Wainwright Revealed

FILM-maker Richard Else and I have worked together for the best part of a quarter of a century. In that time he has endured the idiosyncratic nature of this curmudgeonly outdoor writer with patience and good humour, and has persevered with fortitude on those occasions when some of my own hare-brained schemes were clearly impractical. But Richard endured a tough apprenticeship before he began working with me – he was the television producer who coaxed the reclusive and cantankerous Lake District guidebook writer Alfred Wainwright onto our television screens and worked closely with him for several years. At one point

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Posted in Features, Magazine

In the Eyes of the Beholder

HARD on the heels of the news that walking is worth £1.26 billion to the Scottish economy it appears that readers of the internationally acclaimed guidebooks, Rough Guides, have voted Scotland as the most beautiful country in the world. Having climbed mountains in over twenty different countries in the world it really doesn’t surprise me that Scotland has been given such an accolade. I’ve been saying exactly that for over 40 years. We have such a wonderful diversity of landscape in this country and I believe that is partly what makes it so special. Take for example the different characteristics

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Posted in Features, Magazine, Nature

Book Review: Days to Remember

YEARS ago I commissioned a young UIAA Mountain Guide to write a feature for the very first issue of Footloose, an outdoor magazine I edited in the late seventies. I’d read some of Rob Collister’s writings in the superb Mountain magazine and was very impressed. Some years later when I was editor of Climber Magazine I spent the day rock-climbing with Jim Perrin at Tremadoc in North Wales and in the evening Jim invited Rob and his wife Netti to join us for dinner. In the course of the evening I learned much about this gentle mountaineer; his expeditions in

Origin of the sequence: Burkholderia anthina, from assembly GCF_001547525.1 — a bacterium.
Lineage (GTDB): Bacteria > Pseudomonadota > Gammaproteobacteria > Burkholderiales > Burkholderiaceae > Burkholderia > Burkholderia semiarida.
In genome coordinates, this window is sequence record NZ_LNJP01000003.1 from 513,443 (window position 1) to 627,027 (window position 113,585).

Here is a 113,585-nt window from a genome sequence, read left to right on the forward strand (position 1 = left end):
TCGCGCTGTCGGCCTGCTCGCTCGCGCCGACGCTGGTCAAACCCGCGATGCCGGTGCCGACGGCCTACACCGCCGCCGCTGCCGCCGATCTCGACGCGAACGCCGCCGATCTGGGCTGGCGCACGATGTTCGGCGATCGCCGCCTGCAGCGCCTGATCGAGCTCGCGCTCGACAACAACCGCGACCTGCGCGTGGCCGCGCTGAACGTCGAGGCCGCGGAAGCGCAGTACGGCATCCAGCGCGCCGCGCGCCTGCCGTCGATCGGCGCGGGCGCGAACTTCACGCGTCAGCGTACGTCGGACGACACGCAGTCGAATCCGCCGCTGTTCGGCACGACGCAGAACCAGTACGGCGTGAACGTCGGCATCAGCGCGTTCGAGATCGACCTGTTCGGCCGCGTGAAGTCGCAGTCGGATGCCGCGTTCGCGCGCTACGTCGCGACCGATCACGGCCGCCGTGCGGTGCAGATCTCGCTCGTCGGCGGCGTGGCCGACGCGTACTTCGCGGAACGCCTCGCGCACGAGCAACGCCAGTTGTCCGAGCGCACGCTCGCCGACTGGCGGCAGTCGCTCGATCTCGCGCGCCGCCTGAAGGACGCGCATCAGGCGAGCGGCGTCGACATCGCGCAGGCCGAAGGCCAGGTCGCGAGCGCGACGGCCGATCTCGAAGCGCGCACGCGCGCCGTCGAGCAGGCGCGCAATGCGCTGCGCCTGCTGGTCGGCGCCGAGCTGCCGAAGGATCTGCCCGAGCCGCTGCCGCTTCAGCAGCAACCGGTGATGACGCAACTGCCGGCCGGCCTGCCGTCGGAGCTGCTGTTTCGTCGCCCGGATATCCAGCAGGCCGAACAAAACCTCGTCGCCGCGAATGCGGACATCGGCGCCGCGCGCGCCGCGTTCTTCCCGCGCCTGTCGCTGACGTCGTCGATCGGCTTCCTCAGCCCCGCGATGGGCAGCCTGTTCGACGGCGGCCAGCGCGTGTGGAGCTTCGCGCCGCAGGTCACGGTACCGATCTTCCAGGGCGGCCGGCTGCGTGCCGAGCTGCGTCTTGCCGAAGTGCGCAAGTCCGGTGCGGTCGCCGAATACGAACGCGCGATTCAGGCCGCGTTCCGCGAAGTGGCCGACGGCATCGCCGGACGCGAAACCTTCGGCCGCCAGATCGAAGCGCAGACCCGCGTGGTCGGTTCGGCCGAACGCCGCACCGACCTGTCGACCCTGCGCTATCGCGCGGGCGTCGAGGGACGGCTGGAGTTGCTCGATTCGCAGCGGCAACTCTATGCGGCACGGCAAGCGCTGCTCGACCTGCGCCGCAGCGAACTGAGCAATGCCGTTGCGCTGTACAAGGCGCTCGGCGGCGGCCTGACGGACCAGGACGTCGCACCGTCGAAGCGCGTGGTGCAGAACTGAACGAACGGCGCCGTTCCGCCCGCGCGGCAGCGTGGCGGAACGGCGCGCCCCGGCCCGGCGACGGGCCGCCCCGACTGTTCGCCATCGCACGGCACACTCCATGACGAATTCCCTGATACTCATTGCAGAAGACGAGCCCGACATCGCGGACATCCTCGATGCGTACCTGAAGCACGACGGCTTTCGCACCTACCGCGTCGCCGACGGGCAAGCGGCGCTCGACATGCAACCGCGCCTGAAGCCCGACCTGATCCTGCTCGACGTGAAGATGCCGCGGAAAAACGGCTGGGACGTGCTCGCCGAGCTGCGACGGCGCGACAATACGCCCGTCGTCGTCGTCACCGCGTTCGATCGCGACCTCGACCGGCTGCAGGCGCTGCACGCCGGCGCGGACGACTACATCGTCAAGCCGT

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Posted in Books, Gear reviews, Magazine

What Price a Bothy?

IT was a number of years ago now when my two sons had joined the Boy Scouts. I was asked to help organise an overnight expedition for the lads and since it was February I agreed to take them to Glen Feshie for an overnight in the popular bothy known as Ruigh-aiteachain. We kitted the boys out with headtorches and wandered down the snow covered footpath from Achlean. As soon as they picked out the grey walls of the bothy through the trees they made a run for it, all eager to find the best space to put down their

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Posted in Features, Magazine, News

Just a Bang on the Head…

Cameron McNeish discovers that a head knock had much more serious consequences than he first thought. IT all seemed fairly innocuous. The gutters on our house needed clearing and I figured it would be an easy job to stand on a ladder with a hosepipe and get the job done. I cleared the gutters and was about to descend the ladder when whatever happened next happened. I had fallen off the ladder (the ladder had actually slipped and I came down with it) and on the way down I banged my head off the harled wall, which tore the skin

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Posted in Features, Magazine


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Walking can be dangerous and is done entirely at your own risk. Information is provided free of charge; it is each walker's responsibility to check it and navigate using a map and compass.